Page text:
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Home / Business World / Hibernia resuming production after 12,000-litre spill shut it down for nearly a month

Hibernia resuming production after 12,000-litre spill shut it down for nearly a month

The Hibernia offshore oil platform is resuming production after a 12,000-litre spill of oil and water last month had it shut down for nearly a month.

Production at the platform, located about 315 kilometres east of St. John’s, was shut down completely on July 17, the day of the spill.

The oil and water mixture spilled from a storage tank on board the platform. The storage tanks hold both water and oil and the company said the level of the emulsified oil and water mixture in the tank was to blame.

“To resolve this issue, HMDC has removed the current interface layer from the storage cell and is revising its procedures to protect against future possible reoccurrence,” the company said in an update posted to its website Thursday.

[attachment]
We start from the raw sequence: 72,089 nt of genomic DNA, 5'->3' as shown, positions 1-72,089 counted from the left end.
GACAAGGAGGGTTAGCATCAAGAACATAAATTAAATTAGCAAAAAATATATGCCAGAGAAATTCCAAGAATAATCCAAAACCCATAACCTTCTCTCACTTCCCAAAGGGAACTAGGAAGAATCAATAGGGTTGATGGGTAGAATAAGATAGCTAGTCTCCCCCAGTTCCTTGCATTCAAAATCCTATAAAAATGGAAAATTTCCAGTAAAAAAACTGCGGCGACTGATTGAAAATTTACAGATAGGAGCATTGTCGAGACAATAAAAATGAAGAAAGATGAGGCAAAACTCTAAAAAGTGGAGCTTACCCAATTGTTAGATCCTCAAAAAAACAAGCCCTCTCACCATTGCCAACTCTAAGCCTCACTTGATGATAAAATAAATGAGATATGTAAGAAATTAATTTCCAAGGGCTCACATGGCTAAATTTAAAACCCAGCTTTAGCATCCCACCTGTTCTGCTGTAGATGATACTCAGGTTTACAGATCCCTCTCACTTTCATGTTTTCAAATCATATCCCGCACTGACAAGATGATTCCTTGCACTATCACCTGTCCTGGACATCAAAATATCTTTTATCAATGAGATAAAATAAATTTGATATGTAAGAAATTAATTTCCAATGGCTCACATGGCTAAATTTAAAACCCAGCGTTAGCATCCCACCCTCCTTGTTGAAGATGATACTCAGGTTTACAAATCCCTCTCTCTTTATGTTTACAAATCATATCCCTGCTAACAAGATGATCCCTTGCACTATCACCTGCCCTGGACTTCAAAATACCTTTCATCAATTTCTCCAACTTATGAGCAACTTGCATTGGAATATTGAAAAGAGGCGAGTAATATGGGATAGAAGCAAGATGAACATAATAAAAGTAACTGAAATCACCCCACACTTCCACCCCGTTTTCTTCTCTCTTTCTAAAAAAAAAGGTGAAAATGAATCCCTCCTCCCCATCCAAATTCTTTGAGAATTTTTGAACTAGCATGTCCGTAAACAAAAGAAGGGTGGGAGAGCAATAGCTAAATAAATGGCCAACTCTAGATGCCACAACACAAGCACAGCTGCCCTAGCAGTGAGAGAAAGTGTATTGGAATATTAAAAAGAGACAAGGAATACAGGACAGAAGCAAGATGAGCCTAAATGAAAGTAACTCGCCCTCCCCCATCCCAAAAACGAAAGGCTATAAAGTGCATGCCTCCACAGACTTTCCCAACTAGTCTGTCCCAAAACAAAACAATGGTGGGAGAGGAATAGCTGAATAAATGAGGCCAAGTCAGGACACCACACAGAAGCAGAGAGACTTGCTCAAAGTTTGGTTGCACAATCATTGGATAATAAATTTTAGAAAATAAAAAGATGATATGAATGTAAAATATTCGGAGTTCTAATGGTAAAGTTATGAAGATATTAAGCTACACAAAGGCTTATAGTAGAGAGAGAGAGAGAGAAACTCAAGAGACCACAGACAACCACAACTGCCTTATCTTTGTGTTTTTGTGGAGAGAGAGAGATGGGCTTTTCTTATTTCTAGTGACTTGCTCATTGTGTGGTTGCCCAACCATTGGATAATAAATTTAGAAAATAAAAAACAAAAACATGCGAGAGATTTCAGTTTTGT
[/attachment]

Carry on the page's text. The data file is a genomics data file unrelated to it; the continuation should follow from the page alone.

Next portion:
The Hibernia Management Company said Thursday it will be a staged return to production and that it will take the “necessary time” to ramp up to full production levels.

The plan to restart was made in consultation with the Canada-Newfoundland and Labrador Offshore Petroleum Board.

The C-NLOPB said it will be overseeing the entire process of restarting on the platform. Both the C-NLOPB and an independent certifying authority reviewed and approved HMDC’s plan to start up again.

Clean-up called off

Following the spill, the C-NLOPB reported that satellite imagery showed two oil slicks had formed. One was 1.71 square kilometres and 3.27 kilometres long, and one was 6.64 square kilometres and 3.78 kilometres long.

Oil sheen on the surface of the water as seen by a Canadian Coast Guard fly-over shortly after the spill.(Canada-Newfoundland & Labrador Offshore Petroleum Board)

Six oiled birds have so far been spotted in the area and three have died.

HMDC called off its attempts to sop up the mess from the surface of the water earlier in the month, saying the concentration of the oil in the sheen was too small for it to be recoverable.

The province’s finance minister told CBC News earlier that the spill was costing the province about $2.5 million a day in deferred revenue.

Read more stories from CBC Newfoundland and Labrador

Credits belong to : www.cbc.ca


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